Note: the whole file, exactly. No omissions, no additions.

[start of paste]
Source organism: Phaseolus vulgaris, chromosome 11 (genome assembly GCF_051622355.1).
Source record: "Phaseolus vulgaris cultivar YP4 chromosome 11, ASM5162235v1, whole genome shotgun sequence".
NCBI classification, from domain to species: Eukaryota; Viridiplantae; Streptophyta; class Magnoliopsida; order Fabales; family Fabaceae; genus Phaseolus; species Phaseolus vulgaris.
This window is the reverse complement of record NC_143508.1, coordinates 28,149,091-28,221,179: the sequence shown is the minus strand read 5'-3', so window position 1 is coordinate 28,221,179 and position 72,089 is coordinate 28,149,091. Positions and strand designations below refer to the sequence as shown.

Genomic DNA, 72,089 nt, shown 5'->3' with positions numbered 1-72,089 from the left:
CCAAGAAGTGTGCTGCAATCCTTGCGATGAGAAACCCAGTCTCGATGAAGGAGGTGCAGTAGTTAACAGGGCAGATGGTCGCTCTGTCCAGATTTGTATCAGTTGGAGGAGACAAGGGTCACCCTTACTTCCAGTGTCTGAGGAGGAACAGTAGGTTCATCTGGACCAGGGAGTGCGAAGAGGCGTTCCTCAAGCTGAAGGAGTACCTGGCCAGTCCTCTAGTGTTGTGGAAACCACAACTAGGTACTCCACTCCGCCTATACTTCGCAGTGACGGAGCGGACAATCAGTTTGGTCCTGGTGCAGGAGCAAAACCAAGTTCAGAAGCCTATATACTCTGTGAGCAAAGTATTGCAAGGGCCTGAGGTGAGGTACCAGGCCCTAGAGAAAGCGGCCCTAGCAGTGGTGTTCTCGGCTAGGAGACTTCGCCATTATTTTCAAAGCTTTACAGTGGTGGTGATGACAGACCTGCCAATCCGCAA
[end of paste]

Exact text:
Source organism: Phaseolus vulgaris, chromosome 11 (genome assembly GCF_051622355.1).
Source record: "Phaseolus vulgaris cultivar YP4 chromosome 11, ASM5162235v1, whole genome shotgun sequence".
NCBI classification, from domain to species: Eukaryota; Viridiplantae; Streptophyta; class Magnoliopsida; order Fabales; family Fabaceae; genus Phaseolus; species Phaseolus vulgaris.
This window is the reverse complement of record NC_143508.1, coordinates 28,149,091-28,221,179: the sequence shown is the minus strand read 5'-3', so window position 1 is coordinate 28,221,179 and position 72,089 is coordinate 28,149,091. Positions and strand designations below refer to the sequence as shown.

Genomic DNA, 72,089 nt, shown 5'->3' with positions numbered 1-72,089 from the left:
CCAAGAAGTGTGCTGCAATCCTTGCGATGAGAAACCCAGTCTCGATGAAGGAGGTGCAGTAGTTAACAGGGCAGATGGTCGCTCTGTCCAGATTTGTATCAGTTGGAGGAGACAAGGGTCACCCTTACTTCCAGTGTCTGAGGAGGAACAGTAGGTTCATCTGGACCAGGGAGTGCGAAGAGGCGTTCCTCAAGCTGAAGGAGTACCTGGCCAGTCCTCTAGTGTTGTGGAAACCACAACTAGGTACTCCACTCCGCCTATACTTCGCAGTGACGGAGCGGACAATCAGTTTGGTCCTGGTGCAGGAGCAAAACCAAGTTCAGAAGCCTATATACTCTGTGAGCAAAGTATTGCAAGGGCCTGAGGTGAGGTACCAGGCCCTAGAGAAAGCGGCCCTAGCAGTGGTGTTCTCGGCTAGGAGACTTCGCCATTATTTTCAAAGCTTTACAGTGGTGGTGATGACAGACCTGCCAATCCGCAA